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Winding Number
In mathematics, the winding number or winding index of a closed curve in the plane around a given point is an integer representing the total number of times that curve travels counterclockwise around the point, i.e., the curve's number of turns. The winding number depends on the orientation of the curve, and it is negative if the curve travels around the point clockwise. Winding numbers are fundamental objects of study in algebraic topology, and they play an important role in vector calculus, complex analysis, geometric topology, differential geometry, and physics (such as in string theory). Intuitive description Suppose we are given a closed, oriented curve in the ''xy'' plane. We can imagine the curve as the path of motion of some object, with the orientation indicating the direction in which the object moves. Then the winding number of the curve is equal to the total number of counterclockwise turns that the object makes around the origin. When counting the total ...
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Winding Number Around Point
An electromagnetic coil is an electrical Electrical conductivity, conductor such as a wire in the shape of a wiktionary:coil, coil (spiral or helix). Electromagnetic coils are used in electrical engineering, in applications where electric currents interact with magnetic fields, in devices such as electric motors, Electric generator, generators, inductors, electromagnets, transformers, and sensor coils. Either an electric current is passed through the wire of the coil to generate a magnetic field, or conversely, an external ''time-varying'' magnetic field through the interior of the coil generates an Electromotive force, EMF (voltage) in the conductor. A current through any conductor creates a circular magnetic field around the conductor due to Ampere's circuital law, Ampere's law. The advantage of using the coil shape is that it increases the strength of the magnetic field produced by a given current. The magnetic fields generated by the separate turns of wire all pass throug ...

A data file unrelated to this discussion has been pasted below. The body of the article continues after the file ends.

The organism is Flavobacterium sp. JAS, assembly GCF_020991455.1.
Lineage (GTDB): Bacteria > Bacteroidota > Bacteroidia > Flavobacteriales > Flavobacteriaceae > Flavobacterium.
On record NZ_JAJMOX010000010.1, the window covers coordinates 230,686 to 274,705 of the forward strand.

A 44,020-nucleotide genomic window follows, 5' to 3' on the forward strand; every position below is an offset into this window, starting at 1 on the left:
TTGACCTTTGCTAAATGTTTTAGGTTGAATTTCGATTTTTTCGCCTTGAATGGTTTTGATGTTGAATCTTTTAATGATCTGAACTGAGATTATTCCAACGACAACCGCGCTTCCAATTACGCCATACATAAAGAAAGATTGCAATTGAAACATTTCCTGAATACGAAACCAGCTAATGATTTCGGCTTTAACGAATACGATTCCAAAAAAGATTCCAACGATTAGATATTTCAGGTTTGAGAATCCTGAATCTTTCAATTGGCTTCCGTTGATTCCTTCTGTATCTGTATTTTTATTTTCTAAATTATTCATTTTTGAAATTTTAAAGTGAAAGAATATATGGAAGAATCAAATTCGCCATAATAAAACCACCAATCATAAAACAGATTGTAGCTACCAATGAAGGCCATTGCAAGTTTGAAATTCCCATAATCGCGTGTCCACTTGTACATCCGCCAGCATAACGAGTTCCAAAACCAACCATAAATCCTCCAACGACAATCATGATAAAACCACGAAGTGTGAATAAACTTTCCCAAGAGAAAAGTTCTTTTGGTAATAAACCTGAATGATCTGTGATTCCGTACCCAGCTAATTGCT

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Winding Number -2
An electromagnetic coil is an electrical conductor such as a wire in the shape of a coil (spiral or helix). Electromagnetic coils are used in electrical engineering, in applications where electric currents interact with magnetic fields, in devices such as electric motors, generators, inductors, electromagnets, transformers, and sensor coils. Either an electric current is passed through the wire of the coil to generate a magnetic field, or conversely, an external ''time-varying'' magnetic field through the interior of the coil generates an EMF (voltage) in the conductor. A current through any conductor creates a circular magnetic field around the conductor due to Ampere's law. The advantage of using the coil shape is that it increases the strength of the magnetic field produced by a given current. The magnetic fields generated by the separate turns of wire all pass through the center of the coil and add ( superpose) to produce a strong field there. The more turns of wire ...
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Line Integral
In mathematics, a line integral is an integral where the function to be integrated is evaluated along a curve. The terms ''path integral'', ''curve integral'', and ''curvilinear integral'' are also used; '' contour integral'' is used as well, although that is typically reserved for line integrals in the complex plane. The function to be integrated may be a scalar field or a vector field. The value of the line integral is the sum of values of the field at all points on the curve, weighted by some scalar function on the curve (commonly arc length or, for a vector field, the scalar product of the vector field with a differential vector in the curve). This weighting distinguishes the line integral from simpler integrals defined on intervals. Many simple formulae in physics, such as the definition of work as W=\mathbf\cdot\mathbf, have natural continuous analogues in terms of line integrals, in this case \textstyle W = \int_L \mathbf(\mathbf)\cdot d\mathbf, which computes the ...
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Integral